The authors wish to thank the Institute of Terrestrial Magnetism, Ionosphere and Radio Wave Propagation of the RAS and the Space Research Institute of the RAS for compilation of printed versions of the presented catalogs. This work employed data and services provided by the Shared Research Facility “Analytical Geomagnetic Data Center” of the Geophysical Center of the RAS (http://ckp.gcras.ru/, last access: 4 March 2020). The authors wish to thank the team of the World Data Center for Solar-Terrestrial Physics and World Data Center for Solid Earth Physics in Moscow (Russia) for preservation and making publicly available historical geophysical recordings.

Review statement
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Review statement. 

This paper was edited by Kirsten Elger and reviewed by Susan Macmillan and one anonymous referee.

Financial support
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Financial support.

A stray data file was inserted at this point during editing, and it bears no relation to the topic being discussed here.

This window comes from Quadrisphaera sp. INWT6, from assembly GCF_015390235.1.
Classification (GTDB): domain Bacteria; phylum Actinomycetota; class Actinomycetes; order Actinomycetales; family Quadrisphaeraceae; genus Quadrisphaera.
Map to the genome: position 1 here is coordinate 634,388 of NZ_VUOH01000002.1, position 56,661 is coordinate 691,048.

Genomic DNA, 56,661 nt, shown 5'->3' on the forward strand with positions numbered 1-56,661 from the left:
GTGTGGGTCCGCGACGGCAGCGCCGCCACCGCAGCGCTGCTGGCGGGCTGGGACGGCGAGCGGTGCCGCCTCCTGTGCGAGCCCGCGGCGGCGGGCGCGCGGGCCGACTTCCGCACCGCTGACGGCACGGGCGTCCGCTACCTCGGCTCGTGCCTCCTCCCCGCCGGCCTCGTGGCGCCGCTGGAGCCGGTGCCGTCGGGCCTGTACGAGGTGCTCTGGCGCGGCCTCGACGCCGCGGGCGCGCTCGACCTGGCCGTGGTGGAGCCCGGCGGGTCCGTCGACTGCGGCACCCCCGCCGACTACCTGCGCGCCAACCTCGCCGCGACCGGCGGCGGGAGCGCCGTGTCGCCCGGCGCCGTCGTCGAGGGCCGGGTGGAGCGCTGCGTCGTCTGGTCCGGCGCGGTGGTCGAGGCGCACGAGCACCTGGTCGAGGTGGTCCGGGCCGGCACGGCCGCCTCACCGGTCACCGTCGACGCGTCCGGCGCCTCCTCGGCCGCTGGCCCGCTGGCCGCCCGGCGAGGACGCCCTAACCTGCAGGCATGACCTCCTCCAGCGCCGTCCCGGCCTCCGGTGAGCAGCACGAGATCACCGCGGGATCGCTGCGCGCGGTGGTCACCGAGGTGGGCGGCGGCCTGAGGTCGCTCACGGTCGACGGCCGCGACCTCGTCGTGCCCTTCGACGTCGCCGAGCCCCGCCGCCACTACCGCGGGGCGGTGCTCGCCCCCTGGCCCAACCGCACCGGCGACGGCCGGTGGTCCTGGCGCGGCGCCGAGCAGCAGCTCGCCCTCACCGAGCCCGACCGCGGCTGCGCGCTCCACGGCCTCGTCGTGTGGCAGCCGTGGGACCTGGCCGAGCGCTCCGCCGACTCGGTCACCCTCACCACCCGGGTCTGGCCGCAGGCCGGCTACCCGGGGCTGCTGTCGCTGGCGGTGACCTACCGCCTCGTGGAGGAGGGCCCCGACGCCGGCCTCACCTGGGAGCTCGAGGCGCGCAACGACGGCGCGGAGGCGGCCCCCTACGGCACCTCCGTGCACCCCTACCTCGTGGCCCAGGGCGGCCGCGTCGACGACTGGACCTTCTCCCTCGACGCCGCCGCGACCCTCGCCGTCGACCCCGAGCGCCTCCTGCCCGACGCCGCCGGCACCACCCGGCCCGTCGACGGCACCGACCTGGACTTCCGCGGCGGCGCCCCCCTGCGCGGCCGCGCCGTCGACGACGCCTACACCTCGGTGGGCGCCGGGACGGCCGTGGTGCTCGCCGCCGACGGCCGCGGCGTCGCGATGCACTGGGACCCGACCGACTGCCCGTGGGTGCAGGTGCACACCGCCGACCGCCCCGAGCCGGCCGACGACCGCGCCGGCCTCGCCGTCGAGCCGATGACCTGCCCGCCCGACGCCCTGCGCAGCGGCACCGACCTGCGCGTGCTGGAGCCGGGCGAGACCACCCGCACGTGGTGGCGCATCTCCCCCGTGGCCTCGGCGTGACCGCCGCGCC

This work was conducted in the framework of budgetary funding of the Geophysical Center of RAS, adopted by the Ministry of Science and Higher Education of the Russian Federation.

References
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Adam, N. V., Osipov, N. K., Tyurmina, L. O., and Shlyakhtina, A. P.: Spherical harmonic analysis of world magnetic charts for the 1960 epoch, Geomagn. Aero., 4, 878–879, 1964. 

Benkova, N. P. and Dolginov, Sh. Sh.: The survey with Cosmos-49, IAGA Bull., 28, 75–78, 1971. 

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Cain, J. C.: Geomagnetic Models from Satellite Surveys, Rev. Geophys., 9, 259–273, 1971.  

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Dolginov, Sh. Sh., Zhigalov, L. N., Strunnikova, L. V., Fel'dshteyn, Ya. I., Cherevko, T. N., and Sharova, V. A.: Magnetic storm of March 8–10, 1970, According to ground-based and Kosmos-321 observations, Geomagn. Aeronomy, 12, 909–918, 1972. 

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Short summary
The paper presents a collection of magnetic field measurements performed by early Soviet magnetic satellite missions Kosmos-49 (1964) and Kosmos-321 (1970). These data were used as initial data for analysis of the structure of the Earth’s magnetic field sources and for compilation of a series of its analytical models. The most notable model that employed Kosmos-49 data was the first generation of the International Geomagnetic Reference Field for epoch 1965.0.
The paper presents a collection of magnetic field measurements performed by early Soviet...